You may be inclined to wonder why certain blogs exist, but not at PilgrimAkimbo -- because Tucker Teague has already answered that question for you. That wonderfully written and honest post is a good gateway into PilgrimAkimbo because it gives you an indication of what Tucker, and his writing, is all about -- and just why it's there on your computer screen. But even if Tucker hadn't given us that post it would be abundantly clear why PilgrimAkimbo is out there: the man can write, and he has no shortage of film interests and opinions. Tucker's tastes are truly wordly, as evidenced by his love for African films, notably those of Ousmane Sembene. Tucker made a few New Year's Blogger Resolutions, and we can only hope those are going well, especially if it means more posts about educating his young daughter about film.
A FEW QUESTIONS, SIRS: 'Tarantino. As in, “Hey Mr. Cool, why is it that you spend so much energy, so much creative brain power, so much talent making films that, while entertaining and sometimes pushing boundaries, rarely have any value beyond their shiny surfaces?”
'F. Coppola: Why did you stop making great films? Did you get scared?
'Speilberg: Why did you put the red-coat girl in Schindler's List? I though it was too cheesy and distracting.
'Eisentsein: Why didn't you come to the US and make films? oh... there are so many "whys."'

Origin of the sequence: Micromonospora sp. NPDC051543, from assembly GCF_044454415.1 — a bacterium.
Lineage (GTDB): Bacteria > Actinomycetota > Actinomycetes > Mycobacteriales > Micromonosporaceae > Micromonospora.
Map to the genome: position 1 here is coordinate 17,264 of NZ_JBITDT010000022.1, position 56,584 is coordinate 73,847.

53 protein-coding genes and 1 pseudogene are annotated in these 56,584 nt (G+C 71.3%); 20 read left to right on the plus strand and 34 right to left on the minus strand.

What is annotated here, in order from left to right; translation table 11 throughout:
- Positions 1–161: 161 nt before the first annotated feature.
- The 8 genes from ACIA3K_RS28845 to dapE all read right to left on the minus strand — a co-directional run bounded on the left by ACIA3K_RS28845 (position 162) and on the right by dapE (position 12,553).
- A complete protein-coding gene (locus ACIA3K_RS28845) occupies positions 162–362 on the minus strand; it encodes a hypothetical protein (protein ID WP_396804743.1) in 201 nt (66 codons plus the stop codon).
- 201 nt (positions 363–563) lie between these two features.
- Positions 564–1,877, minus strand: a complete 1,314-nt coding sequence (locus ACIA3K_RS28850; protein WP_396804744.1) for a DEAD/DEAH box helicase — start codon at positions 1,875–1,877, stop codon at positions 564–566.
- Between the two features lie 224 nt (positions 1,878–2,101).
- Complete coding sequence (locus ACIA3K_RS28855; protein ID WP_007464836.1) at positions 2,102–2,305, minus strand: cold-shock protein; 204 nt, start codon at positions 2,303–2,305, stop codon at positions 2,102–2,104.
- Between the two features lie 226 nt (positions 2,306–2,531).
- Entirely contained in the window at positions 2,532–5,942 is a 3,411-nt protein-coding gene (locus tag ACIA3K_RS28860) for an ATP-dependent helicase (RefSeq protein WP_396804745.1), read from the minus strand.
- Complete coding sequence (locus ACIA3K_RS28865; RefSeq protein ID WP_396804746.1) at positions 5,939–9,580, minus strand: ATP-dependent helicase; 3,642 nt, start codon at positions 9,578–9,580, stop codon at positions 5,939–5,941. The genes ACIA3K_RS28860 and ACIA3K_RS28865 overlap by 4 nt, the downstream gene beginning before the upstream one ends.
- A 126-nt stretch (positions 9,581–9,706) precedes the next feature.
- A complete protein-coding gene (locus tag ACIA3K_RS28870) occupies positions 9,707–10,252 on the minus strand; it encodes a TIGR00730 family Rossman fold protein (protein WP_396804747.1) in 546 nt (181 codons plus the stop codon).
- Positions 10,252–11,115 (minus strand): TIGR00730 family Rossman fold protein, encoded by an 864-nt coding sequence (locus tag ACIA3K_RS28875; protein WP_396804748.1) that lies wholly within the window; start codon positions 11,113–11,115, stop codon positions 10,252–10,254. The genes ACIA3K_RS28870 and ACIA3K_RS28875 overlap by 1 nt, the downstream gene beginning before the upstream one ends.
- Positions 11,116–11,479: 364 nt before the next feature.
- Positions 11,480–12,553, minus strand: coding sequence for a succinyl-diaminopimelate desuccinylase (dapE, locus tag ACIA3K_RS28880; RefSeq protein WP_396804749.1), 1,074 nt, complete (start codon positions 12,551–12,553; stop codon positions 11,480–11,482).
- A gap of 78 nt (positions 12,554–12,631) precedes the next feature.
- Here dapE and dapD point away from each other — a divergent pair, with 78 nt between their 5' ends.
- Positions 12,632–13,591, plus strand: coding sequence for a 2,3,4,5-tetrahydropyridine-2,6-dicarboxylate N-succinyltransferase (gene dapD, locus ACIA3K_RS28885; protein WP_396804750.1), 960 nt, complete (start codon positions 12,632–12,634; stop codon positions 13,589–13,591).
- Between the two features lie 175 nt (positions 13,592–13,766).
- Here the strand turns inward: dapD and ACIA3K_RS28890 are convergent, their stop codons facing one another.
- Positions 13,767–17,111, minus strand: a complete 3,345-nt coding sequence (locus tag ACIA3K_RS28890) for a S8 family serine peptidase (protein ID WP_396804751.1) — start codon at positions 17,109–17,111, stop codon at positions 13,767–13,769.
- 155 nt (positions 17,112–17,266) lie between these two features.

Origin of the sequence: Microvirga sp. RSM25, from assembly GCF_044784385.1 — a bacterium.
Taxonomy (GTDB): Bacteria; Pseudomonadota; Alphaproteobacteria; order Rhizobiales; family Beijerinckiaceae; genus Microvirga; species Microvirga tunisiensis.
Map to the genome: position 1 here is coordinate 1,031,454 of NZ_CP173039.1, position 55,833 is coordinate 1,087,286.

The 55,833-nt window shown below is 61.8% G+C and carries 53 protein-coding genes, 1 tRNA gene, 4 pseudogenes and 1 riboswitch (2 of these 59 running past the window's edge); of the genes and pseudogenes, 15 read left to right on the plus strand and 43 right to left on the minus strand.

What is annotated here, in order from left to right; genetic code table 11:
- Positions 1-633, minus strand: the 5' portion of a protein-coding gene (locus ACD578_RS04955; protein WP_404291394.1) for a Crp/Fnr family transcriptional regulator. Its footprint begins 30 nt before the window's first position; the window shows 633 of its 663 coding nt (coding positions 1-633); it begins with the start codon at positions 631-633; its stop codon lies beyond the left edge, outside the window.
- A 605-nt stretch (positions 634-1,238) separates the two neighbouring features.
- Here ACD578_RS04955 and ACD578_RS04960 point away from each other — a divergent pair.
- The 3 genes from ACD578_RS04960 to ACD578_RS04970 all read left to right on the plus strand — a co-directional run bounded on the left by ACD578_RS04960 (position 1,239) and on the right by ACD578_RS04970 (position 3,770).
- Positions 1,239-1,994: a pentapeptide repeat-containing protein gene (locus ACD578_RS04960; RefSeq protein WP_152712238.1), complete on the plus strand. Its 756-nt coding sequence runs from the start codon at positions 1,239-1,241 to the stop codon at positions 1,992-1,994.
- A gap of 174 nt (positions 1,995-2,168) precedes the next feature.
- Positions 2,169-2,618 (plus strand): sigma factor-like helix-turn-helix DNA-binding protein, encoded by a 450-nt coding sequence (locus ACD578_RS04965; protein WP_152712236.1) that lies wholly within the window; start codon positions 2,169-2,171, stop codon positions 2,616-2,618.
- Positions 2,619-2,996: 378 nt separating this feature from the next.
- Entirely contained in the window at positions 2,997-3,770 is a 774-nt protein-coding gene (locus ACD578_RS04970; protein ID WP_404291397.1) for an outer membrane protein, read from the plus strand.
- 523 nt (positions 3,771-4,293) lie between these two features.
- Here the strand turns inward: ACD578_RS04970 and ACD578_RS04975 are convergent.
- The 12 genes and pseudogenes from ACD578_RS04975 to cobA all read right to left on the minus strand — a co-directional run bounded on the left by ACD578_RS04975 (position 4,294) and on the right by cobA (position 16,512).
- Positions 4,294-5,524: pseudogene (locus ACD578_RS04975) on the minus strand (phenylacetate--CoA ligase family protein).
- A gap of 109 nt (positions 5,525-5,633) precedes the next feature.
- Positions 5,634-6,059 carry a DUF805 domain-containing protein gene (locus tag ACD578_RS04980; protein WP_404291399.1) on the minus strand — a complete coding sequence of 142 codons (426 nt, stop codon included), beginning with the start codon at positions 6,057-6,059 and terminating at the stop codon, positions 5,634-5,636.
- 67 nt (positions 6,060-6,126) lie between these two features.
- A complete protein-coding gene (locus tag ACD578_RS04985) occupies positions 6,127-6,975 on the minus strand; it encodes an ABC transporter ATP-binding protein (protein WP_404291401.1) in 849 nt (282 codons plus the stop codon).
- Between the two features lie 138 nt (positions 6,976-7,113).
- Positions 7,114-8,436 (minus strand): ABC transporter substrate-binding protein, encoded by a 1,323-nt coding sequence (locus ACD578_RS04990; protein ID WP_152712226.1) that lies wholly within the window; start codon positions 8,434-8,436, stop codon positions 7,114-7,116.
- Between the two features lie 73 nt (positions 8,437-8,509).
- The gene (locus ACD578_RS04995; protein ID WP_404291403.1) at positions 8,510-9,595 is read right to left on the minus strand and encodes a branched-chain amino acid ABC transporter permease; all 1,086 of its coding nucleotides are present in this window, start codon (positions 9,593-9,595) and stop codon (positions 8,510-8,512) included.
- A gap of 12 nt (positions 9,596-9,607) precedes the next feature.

OUTSIDE THE LINES: 'Sometimes I feel that the whole idea of genres is too limiting. Film Noir, for example, is a great genre, and having a way to name it helps, but where is the boundary? The same goes for comedy. On the other hand, I think I understand all genres – at least I can’t think of one I don’t. As for directors, there are many that I don’t care for, or would not make the films they make, but “getting” a director is generally rather easy – if only because the variety of human experience and psychological nuances is so varied and that being open to that fact is just a part of growing up, so getting a director is often just a matter of letting them be who they are and not struggling to fit them into a box. If there are any directors I don’t “get” I would have to say they come from cultures that are very different from mine. I love Japanese and African film, but I can’t say that I truly understand them at a deep level. The gulf between our cultures is too great. On the other hand, the most important aspects of being human are universal.'
TRUE: 'When, in Umberto D., Umberto sinks to begging and then can’t do it; or the helicopter attack sequence in Apocalypse Now; or the stair massacre sequence in Battleship Potemkin; or the “Gotta Dance” scene in Singing in the Rain; or the “Who are you?” moment in Lawrence of Arabia; etc. etc. If I didn’t have many of these kinds of instances, or more importantly, if I wasn’t’ the kind of person who could have these kinds of experiences, then I couldn't call myself a lover of film and I would have no reason to have a film blog.'
ARE YOU GOING TO BUY THAT DVD, SIR?: 'Will I want to watch it more than once? Will I want to share it with others? Will I want to study it closely?